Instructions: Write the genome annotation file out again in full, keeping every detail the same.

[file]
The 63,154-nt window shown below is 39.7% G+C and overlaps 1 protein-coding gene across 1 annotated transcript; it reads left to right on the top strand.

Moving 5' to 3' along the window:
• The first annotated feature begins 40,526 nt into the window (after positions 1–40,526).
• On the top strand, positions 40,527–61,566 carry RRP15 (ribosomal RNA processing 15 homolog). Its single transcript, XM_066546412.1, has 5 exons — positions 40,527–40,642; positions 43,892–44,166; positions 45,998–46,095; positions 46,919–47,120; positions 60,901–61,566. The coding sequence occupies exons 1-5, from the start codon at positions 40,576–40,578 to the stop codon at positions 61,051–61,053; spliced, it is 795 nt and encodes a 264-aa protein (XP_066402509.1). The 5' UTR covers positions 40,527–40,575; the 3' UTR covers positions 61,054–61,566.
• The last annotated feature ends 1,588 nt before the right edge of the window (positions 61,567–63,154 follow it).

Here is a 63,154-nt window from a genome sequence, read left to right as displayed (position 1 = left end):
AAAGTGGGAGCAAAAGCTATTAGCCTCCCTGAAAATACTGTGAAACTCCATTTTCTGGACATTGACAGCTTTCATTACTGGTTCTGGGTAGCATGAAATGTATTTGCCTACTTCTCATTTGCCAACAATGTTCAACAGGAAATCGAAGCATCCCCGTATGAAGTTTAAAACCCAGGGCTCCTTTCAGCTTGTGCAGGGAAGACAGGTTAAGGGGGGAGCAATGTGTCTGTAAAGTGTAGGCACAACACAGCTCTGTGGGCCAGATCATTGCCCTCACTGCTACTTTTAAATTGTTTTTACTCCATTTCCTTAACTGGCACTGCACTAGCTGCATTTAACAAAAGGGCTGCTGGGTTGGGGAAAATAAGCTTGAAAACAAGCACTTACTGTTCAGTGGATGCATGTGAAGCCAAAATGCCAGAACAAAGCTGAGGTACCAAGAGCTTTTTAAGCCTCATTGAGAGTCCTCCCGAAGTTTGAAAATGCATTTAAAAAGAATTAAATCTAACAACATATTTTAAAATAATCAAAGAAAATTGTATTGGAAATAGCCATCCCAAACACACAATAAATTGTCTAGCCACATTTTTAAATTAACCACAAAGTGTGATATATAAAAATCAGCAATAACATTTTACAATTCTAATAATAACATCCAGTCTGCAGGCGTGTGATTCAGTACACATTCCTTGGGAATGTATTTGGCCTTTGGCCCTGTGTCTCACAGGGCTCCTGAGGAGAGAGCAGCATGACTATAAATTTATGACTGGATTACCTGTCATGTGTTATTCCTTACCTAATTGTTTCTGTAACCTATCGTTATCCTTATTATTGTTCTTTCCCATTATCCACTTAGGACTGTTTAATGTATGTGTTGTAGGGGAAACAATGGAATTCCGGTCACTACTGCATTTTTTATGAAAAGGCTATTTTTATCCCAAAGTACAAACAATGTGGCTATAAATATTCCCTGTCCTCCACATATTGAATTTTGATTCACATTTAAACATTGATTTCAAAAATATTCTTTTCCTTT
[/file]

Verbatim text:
The 63,154-nt window shown below is 39.7% G+C and overlaps 1 protein-coding gene across 1 annotated transcript; it reads left to right on the top strand.

Moving 5' to 3' along the window:
• The first annotated feature begins 40,526 nt into the window (after positions 1–40,526).
• On the top strand, positions 40,527–61,566 carry RRP15 (ribosomal RNA processing 15 homolog). Its single transcript, XM_066546412.1, has 5 exons — positions 40,527–40,642; positions 43,892–44,166; positions 45,998–46,095; positions 46,919–47,120; positions 60,901–61,566. The coding sequence occupies exons 1-5, from the start codon at positions 40,576–40,578 to the stop codon at positions 61,051–61,053; spliced, it is 795 nt and encodes a 264-aa protein (XP_066402509.1). The 5' UTR covers positions 40,527–40,575; the 3' UTR covers positions 61,054–61,566.
• The last annotated feature ends 1,588 nt before the right edge of the window (positions 61,567–63,154 follow it).

Here is a 63,154-nt window from a genome sequence, read left to right as displayed (position 1 = left end):
AAAGTGGGAGCAAAAGCTATTAGCCTCCCTGAAAATACTGTGAAACTCCATTTTCTGGACATTGACAGCTTTCATTACTGGTTCTGGGTAGCATGAAATGTATTTGCCTACTTCTCATTTGCCAACAATGTTCAACAGGAAATCGAAGCATCCCCGTATGAAGTTTAAAACCCAGGGCTCCTTTCAGCTTGTGCAGGGAAGACAGGTTAAGGGGGGAGCAATGTGTCTGTAAAGTGTAGGCACAACACAGCTCTGTGGGCCAGATCATTGCCCTCACTGCTACTTTTAAATTGTTTTTACTCCATTTCCTTAACTGGCACTGCACTAGCTGCATTTAACAAAAGGGCTGCTGGGTTGGGGAAAATAAGCTTGAAAACAAGCACTTACTGTTCAGTGGATGCATGTGAAGCCAAAATGCCAGAACAAAGCTGAGGTACCAAGAGCTTTTTAAGCCTCATTGAGAGTCCTCCCGAAGTTTGAAAATGCATTTAAAAAGAATTAAATCTAACAACATATTTTAAAATAATCAAAGAAAATTGTATTGGAAATAGCCATCCCAAACACACAATAAATTGTCTAGCCACATTTTTAAATTAACCACAAAGTGTGATATATAAAAATCAGCAATAACATTTTACAATTCTAATAATAACATCCAGTCTGCAGGCGTGTGATTCAGTACACATTCCTTGGGAATGTATTTGGCCTTTGGCCCTGTGTCTCACAGGGCTCCTGAGGAGAGAGCAGCATGACTATAAATTTATGACTGGATTACCTGTCATGTGTTATTCCTTACCTAATTGTTTCTGTAACCTATCGTTATCCTTATTATTGTTCTTTCCCATTATCCACTTAGGACTGTTTAATGTATGTGTTGTAGGGGAAACAATGGAATTCCGGTCACTACTGCATTTTTTATGAAAAGGCTATTTTTATCCCAAAGTACAAACAATGTGGCTATAAATATTCCCTGTCCTCCACATATTGAATTTTGATTCACATTTAAACATTGATTTCAAAAATATTCTTTTCCTTT